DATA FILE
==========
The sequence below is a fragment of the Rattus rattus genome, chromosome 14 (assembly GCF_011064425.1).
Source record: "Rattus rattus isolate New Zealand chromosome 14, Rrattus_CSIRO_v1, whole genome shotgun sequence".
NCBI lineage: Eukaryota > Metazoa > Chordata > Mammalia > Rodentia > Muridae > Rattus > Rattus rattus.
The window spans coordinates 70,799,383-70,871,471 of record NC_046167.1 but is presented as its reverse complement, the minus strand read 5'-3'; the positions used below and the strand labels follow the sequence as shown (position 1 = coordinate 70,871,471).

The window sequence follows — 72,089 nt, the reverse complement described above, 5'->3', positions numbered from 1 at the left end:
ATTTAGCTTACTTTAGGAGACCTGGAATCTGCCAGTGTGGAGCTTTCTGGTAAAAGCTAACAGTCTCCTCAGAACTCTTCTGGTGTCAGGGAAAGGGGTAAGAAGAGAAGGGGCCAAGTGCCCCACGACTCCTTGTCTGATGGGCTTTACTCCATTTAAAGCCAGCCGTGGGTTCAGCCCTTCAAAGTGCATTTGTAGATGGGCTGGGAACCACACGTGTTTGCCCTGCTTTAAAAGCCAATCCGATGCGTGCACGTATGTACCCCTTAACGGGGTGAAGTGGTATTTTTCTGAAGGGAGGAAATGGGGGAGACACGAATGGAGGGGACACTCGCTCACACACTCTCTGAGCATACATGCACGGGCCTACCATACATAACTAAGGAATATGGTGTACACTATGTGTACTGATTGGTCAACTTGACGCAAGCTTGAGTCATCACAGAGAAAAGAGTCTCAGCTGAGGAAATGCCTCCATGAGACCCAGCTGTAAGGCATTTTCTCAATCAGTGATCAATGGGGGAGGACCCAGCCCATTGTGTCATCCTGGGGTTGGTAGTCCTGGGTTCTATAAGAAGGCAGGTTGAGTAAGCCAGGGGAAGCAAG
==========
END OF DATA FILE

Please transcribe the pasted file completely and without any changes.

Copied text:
The sequence below is a fragment of the Rattus rattus genome, chromosome 14 (assembly GCF_011064425.1).
Source record: "Rattus rattus isolate New Zealand chromosome 14, Rrattus_CSIRO_v1, whole genome shotgun sequence".
NCBI lineage: Eukaryota > Metazoa > Chordata > Mammalia > Rodentia > Muridae > Rattus > Rattus rattus.
The window spans coordinates 70,799,383-70,871,471 of record NC_046167.1 but is presented as its reverse complement, the minus strand read 5'-3'; the positions used below and the strand labels follow the sequence as shown (position 1 = coordinate 70,871,471).

The window sequence follows — 72,089 nt, the reverse complement described above, 5'->3', positions numbered from 1 at the left end:
ATTTAGCTTACTTTAGGAGACCTGGAATCTGCCAGTGTGGAGCTTTCTGGTAAAAGCTAACAGTCTCCTCAGAACTCTTCTGGTGTCAGGGAAAGGGGTAAGAAGAGAAGGGGCCAAGTGCCCCACGACTCCTTGTCTGATGGGCTTTACTCCATTTAAAGCCAGCCGTGGGTTCAGCCCTTCAAAGTGCATTTGTAGATGGGCTGGGAACCACACGTGTTTGCCCTGCTTTAAAAGCCAATCCGATGCGTGCACGTATGTACCCCTTAACGGGGTGAAGTGGTATTTTTCTGAAGGGAGGAAATGGGGGAGACACGAATGGAGGGGACACTCGCTCACACACTCTCTGAGCATACATGCACGGGCCTACCATACATAACTAAGGAATATGGTGTACACTATGTGTACTGATTGGTCAACTTGACGCAAGCTTGAGTCATCACAGAGAAAAGAGTCTCAGCTGAGGAAATGCCTCCATGAGACCCAGCTGTAAGGCATTTTCTCAATCAGTGATCAATGGGGGAGGACCCAGCCCATTGTGTCATCCTGGGGTTGGTAGTCCTGGGTTCTATAAGAAGGCAGGTTGAGTAAGCCAGGGGAAGCAAG